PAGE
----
From her interview: As one of only four semifinalists who work in private practice, Green was asked how she would respond if she, as a justice, were asked to hear a case involving her current firm. Aside from following any judicial rules related to recusal, Green said she would have to look at her previous involvement in the case. If it were one in which she was heavily involved while she was still with the firm, Green said recusal would likely be appropriate.
Law school: IU McKinney, 1990
Position: Church Church Hittle & Antrim partner
From her interview: Currently an attorney in private practice, Henderzahs told Chief Justice Loretta Rush and the JNC that her firm’s culture of consensus building would translate well to the Supreme Court. Henderzahs said she would welcome the opportunity to engage in roundtable discussions with the other justices as they work toward decisions in the cases they hear.
Judge Steven Hostetler
Law school: IU Maurer, 1983
Position: St. Joseph Superior Court judge
From his interview: A finalist in the last judicial selection process that ultimately put Slaughter on the bench, Hostetler said he has made a concerted effort toward promoting pro bono work in the last year. As part of his efforts to encourage attorneys to serve as counsel on pro bono cases, Hostetler said he posts a list of cases needing representation around his courthouse, then learns the names of the attorneys who took those cases and calls to thank them for their work.
Judge Matthew Kincaid
Law school: Loyola University of Chicago, 1997
Position: Boone Superior Court judge
From his interview: Asked how the legal landscape in Indiana might change in 10 years, Kincaid, a finalist to replace former Justice Brent Dickson, noted the internet is already making a difference in the practice of law. Additionally, Kincaid said he was concerned about the rising costs of litigation and about the decline of jury trials. Kincaid told the JNC he would like to see the court develop a system in which it is more economical to bring an issue before trial courts.
Law school: IU Maurer, 1989
Position: Riley Williams & Piatt LLC principal managing member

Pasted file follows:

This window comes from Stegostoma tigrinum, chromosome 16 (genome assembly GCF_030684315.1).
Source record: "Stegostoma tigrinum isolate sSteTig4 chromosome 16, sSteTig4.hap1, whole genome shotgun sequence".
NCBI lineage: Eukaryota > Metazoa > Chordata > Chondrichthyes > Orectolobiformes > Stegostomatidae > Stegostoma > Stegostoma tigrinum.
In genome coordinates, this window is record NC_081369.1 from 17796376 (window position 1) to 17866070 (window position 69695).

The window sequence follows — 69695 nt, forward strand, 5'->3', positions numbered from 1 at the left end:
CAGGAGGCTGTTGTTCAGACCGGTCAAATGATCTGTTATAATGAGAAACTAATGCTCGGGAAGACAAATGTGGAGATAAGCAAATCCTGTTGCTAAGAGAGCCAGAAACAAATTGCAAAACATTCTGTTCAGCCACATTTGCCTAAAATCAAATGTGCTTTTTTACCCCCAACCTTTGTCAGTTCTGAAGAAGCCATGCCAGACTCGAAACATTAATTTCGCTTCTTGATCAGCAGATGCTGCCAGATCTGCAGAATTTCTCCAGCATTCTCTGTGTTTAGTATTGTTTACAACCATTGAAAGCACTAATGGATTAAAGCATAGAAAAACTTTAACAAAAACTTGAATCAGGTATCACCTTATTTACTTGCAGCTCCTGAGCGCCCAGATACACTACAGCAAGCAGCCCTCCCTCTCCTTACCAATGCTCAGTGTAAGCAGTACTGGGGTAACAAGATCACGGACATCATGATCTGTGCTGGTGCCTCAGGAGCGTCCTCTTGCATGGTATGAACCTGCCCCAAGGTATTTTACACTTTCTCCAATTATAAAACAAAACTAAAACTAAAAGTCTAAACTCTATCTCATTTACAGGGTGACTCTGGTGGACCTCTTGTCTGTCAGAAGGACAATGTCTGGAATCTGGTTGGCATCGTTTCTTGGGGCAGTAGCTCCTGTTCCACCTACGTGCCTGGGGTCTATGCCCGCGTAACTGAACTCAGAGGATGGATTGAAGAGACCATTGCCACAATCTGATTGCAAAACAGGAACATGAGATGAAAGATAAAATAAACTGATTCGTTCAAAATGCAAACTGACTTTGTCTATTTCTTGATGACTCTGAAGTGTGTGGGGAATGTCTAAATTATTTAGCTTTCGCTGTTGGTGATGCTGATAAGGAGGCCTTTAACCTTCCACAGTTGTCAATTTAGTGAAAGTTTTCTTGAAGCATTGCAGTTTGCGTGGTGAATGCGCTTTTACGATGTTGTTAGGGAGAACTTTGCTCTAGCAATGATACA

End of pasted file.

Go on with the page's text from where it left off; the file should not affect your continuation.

From his interview: Although he said he could never truly seek to fill Rucker’s shoes, Riley said he admired the justice’s respect for the needs of the “common man.” If selected to replace Rucker on the bench, Riley said he would seek to emulate that trait by recognizing his judicial responsibility to the common man and how his decisions could impact the everyday lives of Hoosiers.
Law school: Harvard, 1976
Position: Barnes & Thornburg LLP partner
From his interview: Asked how his past experiences would complement the other four justices on the court, Rusthoven gave the JNC a variety of answers, including his background in out-of-state law. A graduate of Harvard Law School who has also worked in Washington, D.C., Rusthoven said he has had the opportunity to learn and work alongside people from across the country and around the world, exposing him to different ideas and broadening his perception of the law.
Rep. Thomas Washburne
Law school: IU McKinney, 1990
Position: Old National Bancorp V.P., associate counsel
From his interview: Aside from questions about his work in the Legislature, Washburne also faced questions about judicial issues, such as how the Supreme Court can promote a business-friendly climate in Indiana. The principles that would help businesses succeed are the same ones that benefit all litigants, Washburne said — fair, timely and accurate decisions, whether a litigant is in the midst of a criminal case or a commercial court matter.•